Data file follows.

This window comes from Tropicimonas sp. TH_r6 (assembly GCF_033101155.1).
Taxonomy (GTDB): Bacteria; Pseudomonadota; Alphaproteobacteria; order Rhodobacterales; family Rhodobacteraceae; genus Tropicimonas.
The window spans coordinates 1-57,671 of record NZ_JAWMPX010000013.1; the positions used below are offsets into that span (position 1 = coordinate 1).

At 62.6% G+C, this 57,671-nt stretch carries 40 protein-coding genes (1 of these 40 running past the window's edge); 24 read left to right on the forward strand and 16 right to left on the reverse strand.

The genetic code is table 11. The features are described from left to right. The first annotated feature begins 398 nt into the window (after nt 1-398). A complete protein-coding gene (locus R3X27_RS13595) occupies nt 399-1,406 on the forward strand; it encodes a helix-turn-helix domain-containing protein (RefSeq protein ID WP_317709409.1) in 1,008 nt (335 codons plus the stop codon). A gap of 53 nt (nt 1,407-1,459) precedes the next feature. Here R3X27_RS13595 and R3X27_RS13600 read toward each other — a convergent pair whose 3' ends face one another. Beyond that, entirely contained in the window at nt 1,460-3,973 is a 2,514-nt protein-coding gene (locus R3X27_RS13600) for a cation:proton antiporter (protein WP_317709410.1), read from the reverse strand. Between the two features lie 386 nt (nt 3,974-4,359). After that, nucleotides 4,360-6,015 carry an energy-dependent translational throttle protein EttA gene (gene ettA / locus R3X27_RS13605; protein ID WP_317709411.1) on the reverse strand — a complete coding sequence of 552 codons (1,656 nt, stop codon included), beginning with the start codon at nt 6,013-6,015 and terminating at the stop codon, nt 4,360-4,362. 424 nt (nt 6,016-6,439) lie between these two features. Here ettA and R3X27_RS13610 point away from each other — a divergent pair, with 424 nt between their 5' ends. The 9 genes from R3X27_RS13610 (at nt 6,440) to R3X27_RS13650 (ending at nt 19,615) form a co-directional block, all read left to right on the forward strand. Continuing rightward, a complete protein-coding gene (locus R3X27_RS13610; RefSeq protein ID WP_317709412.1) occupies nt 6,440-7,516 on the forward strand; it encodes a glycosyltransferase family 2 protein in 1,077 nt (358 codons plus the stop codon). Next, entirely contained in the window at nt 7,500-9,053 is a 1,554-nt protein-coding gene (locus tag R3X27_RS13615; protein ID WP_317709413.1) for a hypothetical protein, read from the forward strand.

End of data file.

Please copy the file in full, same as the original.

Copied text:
This window comes from Tropicimonas sp. TH_r6 (assembly GCF_033101155.1).
Taxonomy (GTDB): Bacteria; Pseudomonadota; Alphaproteobacteria; order Rhodobacterales; family Rhodobacteraceae; genus Tropicimonas.
The window spans coordinates 1-57,671 of record NZ_JAWMPX010000013.1; the positions used below are offsets into that span (position 1 = coordinate 1).

At 62.6% G+C, this 57,671-nt stretch carries 40 protein-coding genes (1 of these 40 running past the window's edge); 24 read left to right on the forward strand and 16 right to left on the reverse strand.

The genetic code is table 11. The features are described from left to right. The first annotated feature begins 398 nt into the window (after nt 1-398). A complete protein-coding gene (locus R3X27_RS13595) occupies nt 399-1,406 on the forward strand; it encodes a helix-turn-helix domain-containing protein (RefSeq protein ID WP_317709409.1) in 1,008 nt (335 codons plus the stop codon). A gap of 53 nt (nt 1,407-1,459) precedes the next feature. Here R3X27_RS13595 and R3X27_RS13600 read toward each other — a convergent pair whose 3' ends face one another. Beyond that, entirely contained in the window at nt 1,460-3,973 is a 2,514-nt protein-coding gene (locus R3X27_RS13600) for a cation:proton antiporter (protein WP_317709410.1), read from the reverse strand. Between the two features lie 386 nt (nt 3,974-4,359). After that, nucleotides 4,360-6,015 carry an energy-dependent translational throttle protein EttA gene (gene ettA / locus R3X27_RS13605; protein ID WP_317709411.1) on the reverse strand — a complete coding sequence of 552 codons (1,656 nt, stop codon included), beginning with the start codon at nt 6,013-6,015 and terminating at the stop codon, nt 4,360-4,362. 424 nt (nt 6,016-6,439) lie between these two features. Here ettA and R3X27_RS13610 point away from each other — a divergent pair, with 424 nt between their 5' ends. The 9 genes from R3X27_RS13610 (at nt 6,440) to R3X27_RS13650 (ending at nt 19,615) form a co-directional block, all read left to right on the forward strand. Continuing rightward, a complete protein-coding gene (locus R3X27_RS13610; RefSeq protein ID WP_317709412.1) occupies nt 6,440-7,516 on the forward strand; it encodes a glycosyltransferase family 2 protein in 1,077 nt (358 codons plus the stop codon). Next, entirely contained in the window at nt 7,500-9,053 is a 1,554-nt protein-coding gene (locus tag R3X27_RS13615; protein ID WP_317709413.1) for a hypothetical protein, read from the forward strand.